Global finance coalition sets up Singapore office to spur regional climate action

The Glasgow Financial Alliance for Net Zero is working to accelerate the world's transition to net-zero greenhouse gas emissions by 2050. PHOTO: SGX GROUP

SINGAPORE - A coalition of some of the world's leading financial institutions launched an Asia-Pacific network and office in Singapore on Wednesday (June 8) with the aim of speeding up regional investment in clean energy, transport and industry as part of global efforts to fight climate change.

The Glasgow Financial Alliance for Net Zero (GFANZ) is working to accelerate the world's transition to net-zero greenhouse gas emissions by 2050. And to do that, its members are tasked with not only shifting their own business practices towards net-zero emissions but also ensuring their investments are, too.

This is especially critical in the Asia-Pacific, given its rapid economic growth, large populations and huge appetite for energy. What the region does in terms of energy investment will determine whether the world can limit global warming to 1.5 deg C above pre-industrial levels, the United Nations says.

GFANZ, which was launched last year, has more than 450 member firms including banks, insurers, asset owners, asset managers and financial service providers spanning 45 countries and representing around 40 per cent of global private financial assets.

DBS and Singapore Exchange (SGX) Group are signatories.

Wednesday's launch was held at SGX.

As part of opening the regional office, GFANZ also announced the creation of its advisory board, which will be headed by Mr Ravi Menon, managing director of the Monetary Authority of Singapore (MAS).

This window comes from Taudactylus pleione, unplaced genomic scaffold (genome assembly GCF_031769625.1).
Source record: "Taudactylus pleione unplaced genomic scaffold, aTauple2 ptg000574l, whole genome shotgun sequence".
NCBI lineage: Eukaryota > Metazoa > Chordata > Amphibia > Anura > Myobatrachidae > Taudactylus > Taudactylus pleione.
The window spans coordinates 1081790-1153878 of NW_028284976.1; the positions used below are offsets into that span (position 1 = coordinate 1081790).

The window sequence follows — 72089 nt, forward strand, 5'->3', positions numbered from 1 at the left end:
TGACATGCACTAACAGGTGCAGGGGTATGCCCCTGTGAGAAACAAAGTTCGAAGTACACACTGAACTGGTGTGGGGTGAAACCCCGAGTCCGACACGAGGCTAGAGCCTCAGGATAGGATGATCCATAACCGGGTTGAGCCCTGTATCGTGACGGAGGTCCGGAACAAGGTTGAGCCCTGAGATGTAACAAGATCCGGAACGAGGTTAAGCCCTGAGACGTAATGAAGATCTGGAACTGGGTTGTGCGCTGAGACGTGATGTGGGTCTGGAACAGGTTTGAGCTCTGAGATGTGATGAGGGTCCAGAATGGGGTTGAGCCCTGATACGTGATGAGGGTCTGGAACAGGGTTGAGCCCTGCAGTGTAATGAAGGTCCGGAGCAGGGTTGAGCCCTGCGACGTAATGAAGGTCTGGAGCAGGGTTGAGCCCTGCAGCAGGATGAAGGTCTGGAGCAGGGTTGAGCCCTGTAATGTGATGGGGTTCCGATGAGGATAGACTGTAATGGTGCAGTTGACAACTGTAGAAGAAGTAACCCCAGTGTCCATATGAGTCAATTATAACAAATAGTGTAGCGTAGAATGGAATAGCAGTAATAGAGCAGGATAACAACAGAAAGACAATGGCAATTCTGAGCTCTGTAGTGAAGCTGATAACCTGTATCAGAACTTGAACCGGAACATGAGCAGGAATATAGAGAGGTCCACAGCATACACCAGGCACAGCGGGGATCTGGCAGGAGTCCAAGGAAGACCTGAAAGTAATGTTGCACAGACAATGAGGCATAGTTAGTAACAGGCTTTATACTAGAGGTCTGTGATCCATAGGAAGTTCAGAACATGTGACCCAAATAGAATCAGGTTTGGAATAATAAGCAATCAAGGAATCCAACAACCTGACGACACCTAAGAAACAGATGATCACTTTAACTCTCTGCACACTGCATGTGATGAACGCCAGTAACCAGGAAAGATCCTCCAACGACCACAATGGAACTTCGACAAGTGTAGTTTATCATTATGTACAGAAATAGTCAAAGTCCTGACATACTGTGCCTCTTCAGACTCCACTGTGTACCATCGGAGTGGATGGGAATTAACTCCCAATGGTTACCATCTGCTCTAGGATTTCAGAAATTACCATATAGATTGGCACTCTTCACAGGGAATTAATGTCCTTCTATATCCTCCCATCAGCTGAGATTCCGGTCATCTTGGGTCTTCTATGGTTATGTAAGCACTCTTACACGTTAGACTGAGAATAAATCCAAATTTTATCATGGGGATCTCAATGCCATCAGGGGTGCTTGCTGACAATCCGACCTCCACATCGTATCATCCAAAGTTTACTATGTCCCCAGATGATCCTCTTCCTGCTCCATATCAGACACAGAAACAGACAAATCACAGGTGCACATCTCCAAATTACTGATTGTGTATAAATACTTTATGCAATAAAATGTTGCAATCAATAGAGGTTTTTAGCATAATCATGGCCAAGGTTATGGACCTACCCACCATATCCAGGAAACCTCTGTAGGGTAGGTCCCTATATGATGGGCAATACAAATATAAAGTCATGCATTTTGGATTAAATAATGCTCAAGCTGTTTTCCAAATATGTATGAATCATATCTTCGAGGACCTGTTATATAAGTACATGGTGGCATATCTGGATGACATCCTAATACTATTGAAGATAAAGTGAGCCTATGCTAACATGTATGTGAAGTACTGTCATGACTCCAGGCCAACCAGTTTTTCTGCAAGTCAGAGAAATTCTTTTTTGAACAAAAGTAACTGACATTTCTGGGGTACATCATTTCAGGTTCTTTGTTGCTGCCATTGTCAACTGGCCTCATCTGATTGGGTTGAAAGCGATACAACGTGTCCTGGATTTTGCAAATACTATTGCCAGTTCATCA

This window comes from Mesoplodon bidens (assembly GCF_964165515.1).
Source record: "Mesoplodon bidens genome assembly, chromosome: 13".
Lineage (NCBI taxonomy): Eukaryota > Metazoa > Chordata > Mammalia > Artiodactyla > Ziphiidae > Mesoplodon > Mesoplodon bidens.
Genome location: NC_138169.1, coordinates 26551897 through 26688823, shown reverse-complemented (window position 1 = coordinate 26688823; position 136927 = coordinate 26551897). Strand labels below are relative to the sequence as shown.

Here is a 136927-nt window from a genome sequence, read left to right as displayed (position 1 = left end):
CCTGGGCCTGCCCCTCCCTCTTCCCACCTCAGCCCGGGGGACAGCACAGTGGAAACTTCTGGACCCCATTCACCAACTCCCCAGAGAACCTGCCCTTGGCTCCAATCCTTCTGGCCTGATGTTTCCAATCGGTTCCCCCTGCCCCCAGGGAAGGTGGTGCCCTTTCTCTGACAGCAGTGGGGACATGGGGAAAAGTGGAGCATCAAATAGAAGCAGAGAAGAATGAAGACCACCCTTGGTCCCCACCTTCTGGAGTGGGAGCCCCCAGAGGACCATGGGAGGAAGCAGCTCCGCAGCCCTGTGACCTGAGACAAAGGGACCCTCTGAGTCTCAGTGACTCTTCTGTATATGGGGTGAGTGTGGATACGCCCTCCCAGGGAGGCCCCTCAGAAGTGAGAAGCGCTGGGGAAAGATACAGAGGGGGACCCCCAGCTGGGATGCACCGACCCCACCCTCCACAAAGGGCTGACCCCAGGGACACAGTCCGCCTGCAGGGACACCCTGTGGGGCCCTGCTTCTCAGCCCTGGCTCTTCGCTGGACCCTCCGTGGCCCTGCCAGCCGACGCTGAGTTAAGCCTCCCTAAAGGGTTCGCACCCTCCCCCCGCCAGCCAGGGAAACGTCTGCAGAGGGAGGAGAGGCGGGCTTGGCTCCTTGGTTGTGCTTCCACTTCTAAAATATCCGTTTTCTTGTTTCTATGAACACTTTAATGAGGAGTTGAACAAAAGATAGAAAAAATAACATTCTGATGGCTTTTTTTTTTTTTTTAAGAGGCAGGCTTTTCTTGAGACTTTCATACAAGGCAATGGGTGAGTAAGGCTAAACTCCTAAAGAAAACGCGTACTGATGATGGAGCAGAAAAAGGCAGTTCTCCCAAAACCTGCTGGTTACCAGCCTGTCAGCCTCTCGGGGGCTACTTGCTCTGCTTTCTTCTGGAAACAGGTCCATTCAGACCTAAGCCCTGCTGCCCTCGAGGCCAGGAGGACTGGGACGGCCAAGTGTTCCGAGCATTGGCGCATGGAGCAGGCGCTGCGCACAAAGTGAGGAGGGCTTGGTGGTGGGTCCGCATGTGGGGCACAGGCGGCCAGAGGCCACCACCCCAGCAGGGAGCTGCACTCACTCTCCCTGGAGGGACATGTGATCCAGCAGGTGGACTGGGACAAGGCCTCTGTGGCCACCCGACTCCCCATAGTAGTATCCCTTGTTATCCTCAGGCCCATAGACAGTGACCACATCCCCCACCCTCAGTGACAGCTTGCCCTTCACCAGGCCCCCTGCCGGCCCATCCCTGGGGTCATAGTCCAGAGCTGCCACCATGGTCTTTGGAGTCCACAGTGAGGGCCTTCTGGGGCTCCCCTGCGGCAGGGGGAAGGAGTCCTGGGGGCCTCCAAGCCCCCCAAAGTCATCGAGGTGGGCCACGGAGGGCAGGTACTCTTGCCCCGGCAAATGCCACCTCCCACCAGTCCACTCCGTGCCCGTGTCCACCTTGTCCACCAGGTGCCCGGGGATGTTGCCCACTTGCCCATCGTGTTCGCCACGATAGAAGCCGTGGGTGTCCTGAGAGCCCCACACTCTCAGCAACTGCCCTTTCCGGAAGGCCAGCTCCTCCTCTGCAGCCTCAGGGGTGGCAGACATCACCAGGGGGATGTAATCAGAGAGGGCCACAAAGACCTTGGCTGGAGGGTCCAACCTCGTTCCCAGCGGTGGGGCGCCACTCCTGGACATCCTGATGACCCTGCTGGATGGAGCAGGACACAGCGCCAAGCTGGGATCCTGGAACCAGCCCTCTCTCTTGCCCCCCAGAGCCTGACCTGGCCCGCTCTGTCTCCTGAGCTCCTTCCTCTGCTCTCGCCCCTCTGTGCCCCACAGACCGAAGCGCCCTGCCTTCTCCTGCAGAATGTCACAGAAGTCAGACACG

The board will help guide the GFANZ regional network as it engages banks, pension funds, asset managers and other investors as well as policymakers around the region.

"Asia is key to the world's transition to net zero. Finance can be a powerful enabler to help Asia achieve an effective and inclusive transition to net zero," Mr Menon said in a statement.

"Catalysing green finance on the scale that is necessary to address the climate crisis will require active collaboration between the financial industry and financial regulators," he said.

Other members of the advisory board include Mr Woochong Um, managing director general, Asian Development Bank; Mr Liqun Jin, president and chair of board of directors of the Asian Infrastructure Investment Bank; and Mr Boon Chye Loh, chief executive officer, SGX Group.

GFANZ's office is supported by the SGX Group, Temasek and MAS, and led by Ms Yuki Yasui, who was the Apac lead for the UN Environment Programme for Financial Institutions.

To avert climate catastrophe, all regions will need to work together to decarbonise their economies, and the global financial system will need to help finance the transition to net zero, GFANZ said, adding that it plans to set up chapters with offices in countries across the Asia-Pacific.

The region needs US$13.6 trillion (S$18.7 trillion) in investment this decade to speed up the global net-zero transition and avoid the worst impacts of climate change, according to the UN-backed Race to Zero campaign.

The Association of South-east Asian Nations (Asean) in particular has huge financing needs to ensure green and clean growth, shifting from polluting energy and transport to renewable energy, electric vehicles, energy-efficient buildings and homes and less destructive agriculture.

A report released on Tuesday on the sidelines of the Ecosperity conference in Singapore said Asean needs US$3 trillion in investment by 2030 to be aligned to the 1.5 deg C pathway under the UN's Paris climate agreement. But less than 1 per cent has been invested to date, the report by Bain & Company, Microsoft and Temasek said.

"The world cannot address climate change without finance. Similarly, the global financial system cannot do its fair share without the leadership of the Asia-Pacific financial institutions," said Mr Mark Carney, GFANZ co-chair and UN special envoy for climate action and finance.

For all its ambition, though, GFANZ has faced criticism. Environmental groups and others point out that some of the alliance's members still fund fossil fuel expansion, while some of its asset manager partners are failing to align their portfolios to net-zero emissions.

Others say it will take time to get the finance sector fully on board and to green investment their portfolios in line with cutting emissions to net zero by 2050.

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